Thousands of savers who lost more than £100m in investment plans backed by the failed banking giant Lehman Brothers may be in line for compensation after the City watchdog ordered financial advisers to look at their cases.
The investors had all put money into so-called structured products, which promised to return at least their initial stake at the end of a set term, as well as providing possible additional returns linked to the performance of underlying investments. However, while advisers often marketed the products as "protected" or even "guaranteed", savers were actually dependent on the financial institutions underwriting the schemes. In the case of products underpinned by Lehman, the guarantees turned out to be worthless.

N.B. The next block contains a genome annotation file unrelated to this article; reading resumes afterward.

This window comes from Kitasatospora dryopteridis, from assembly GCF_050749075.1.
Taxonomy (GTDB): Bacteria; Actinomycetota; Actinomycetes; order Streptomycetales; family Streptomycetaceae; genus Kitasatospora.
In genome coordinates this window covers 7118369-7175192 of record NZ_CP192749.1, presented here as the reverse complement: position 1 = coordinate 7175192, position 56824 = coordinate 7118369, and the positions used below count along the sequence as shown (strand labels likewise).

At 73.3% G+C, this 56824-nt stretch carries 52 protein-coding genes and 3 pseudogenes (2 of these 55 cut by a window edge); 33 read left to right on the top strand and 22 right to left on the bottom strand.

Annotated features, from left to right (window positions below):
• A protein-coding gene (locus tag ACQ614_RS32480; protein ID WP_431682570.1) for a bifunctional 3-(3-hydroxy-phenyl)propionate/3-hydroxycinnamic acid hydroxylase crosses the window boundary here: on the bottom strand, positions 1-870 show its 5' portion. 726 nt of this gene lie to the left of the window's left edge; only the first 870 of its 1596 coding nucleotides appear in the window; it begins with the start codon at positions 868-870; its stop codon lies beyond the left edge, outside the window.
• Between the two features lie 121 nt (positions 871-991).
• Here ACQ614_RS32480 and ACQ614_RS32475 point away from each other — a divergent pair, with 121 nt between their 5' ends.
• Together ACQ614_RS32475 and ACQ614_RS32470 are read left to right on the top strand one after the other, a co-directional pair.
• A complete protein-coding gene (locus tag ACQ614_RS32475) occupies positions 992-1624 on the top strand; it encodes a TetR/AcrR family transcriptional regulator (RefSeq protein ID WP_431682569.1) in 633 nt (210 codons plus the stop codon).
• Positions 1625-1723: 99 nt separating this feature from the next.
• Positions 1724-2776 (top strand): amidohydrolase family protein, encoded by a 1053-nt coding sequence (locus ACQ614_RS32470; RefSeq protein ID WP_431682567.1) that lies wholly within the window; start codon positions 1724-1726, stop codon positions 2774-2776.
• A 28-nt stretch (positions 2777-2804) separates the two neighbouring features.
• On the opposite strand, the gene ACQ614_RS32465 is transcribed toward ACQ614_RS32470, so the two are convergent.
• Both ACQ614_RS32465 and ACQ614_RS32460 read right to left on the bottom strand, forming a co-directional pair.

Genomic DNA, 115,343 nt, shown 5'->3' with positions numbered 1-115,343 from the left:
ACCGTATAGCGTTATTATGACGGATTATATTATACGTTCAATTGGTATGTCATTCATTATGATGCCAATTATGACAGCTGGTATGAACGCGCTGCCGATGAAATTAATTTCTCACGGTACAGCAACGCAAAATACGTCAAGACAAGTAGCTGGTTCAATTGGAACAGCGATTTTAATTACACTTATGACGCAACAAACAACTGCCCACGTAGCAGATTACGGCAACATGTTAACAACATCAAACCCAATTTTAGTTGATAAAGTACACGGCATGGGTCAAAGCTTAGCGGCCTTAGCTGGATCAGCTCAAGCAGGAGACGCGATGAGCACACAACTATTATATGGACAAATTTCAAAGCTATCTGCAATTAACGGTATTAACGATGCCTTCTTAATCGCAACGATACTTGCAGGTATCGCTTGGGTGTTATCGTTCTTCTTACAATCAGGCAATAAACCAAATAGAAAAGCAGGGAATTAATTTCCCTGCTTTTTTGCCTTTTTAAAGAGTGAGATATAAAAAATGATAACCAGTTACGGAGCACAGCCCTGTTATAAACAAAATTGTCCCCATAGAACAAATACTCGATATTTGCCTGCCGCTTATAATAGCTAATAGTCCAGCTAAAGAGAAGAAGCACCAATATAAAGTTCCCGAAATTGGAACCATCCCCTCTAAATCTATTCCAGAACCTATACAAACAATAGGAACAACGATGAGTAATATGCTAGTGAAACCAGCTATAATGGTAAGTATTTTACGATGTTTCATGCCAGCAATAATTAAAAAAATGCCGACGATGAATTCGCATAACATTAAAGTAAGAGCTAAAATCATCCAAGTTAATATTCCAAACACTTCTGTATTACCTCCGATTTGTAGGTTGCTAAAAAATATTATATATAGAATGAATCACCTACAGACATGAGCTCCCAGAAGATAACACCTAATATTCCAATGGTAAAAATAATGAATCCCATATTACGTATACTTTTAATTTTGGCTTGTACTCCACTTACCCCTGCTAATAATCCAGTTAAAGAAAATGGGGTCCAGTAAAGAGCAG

Yesterday, the Financial Services Authority said it believed many of the plans were mis-sold. The City regulator said most of the products had been sold via independent financial advisers – more than 5,000 savers bought plans backed by Lehman – but that in many cases there were "significant failings". More often than not, savers were not given any warning that their money could be at risk.
Some 4,000 savers have already sought redress from the Financial Services Compensation Scheme, which pays out when financial advisers or product providers go under. But the FSA said advisers would now be required to examine the guidance they gave to savers who bought the plans, and to compensate them for any losses if there had been failings.